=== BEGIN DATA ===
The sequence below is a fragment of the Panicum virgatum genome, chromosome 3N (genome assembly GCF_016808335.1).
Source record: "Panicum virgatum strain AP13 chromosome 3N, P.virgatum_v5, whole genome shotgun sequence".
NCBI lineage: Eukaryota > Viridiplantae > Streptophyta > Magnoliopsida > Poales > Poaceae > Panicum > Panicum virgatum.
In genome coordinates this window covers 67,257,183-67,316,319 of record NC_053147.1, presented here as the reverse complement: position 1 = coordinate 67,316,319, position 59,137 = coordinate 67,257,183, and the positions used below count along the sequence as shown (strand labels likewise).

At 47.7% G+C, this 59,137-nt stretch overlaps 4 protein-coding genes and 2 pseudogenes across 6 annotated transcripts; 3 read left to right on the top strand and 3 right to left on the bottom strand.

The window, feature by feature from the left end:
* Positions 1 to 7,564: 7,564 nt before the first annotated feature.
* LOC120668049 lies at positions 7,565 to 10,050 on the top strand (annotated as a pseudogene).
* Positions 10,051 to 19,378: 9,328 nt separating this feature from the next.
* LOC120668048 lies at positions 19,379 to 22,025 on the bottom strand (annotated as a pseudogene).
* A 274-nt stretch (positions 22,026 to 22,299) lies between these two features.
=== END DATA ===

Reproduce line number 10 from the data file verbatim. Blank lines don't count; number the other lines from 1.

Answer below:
* LOC120668048 lies at positions 19,379 to 22,025 on the bottom strand (annotated as a pseudogene).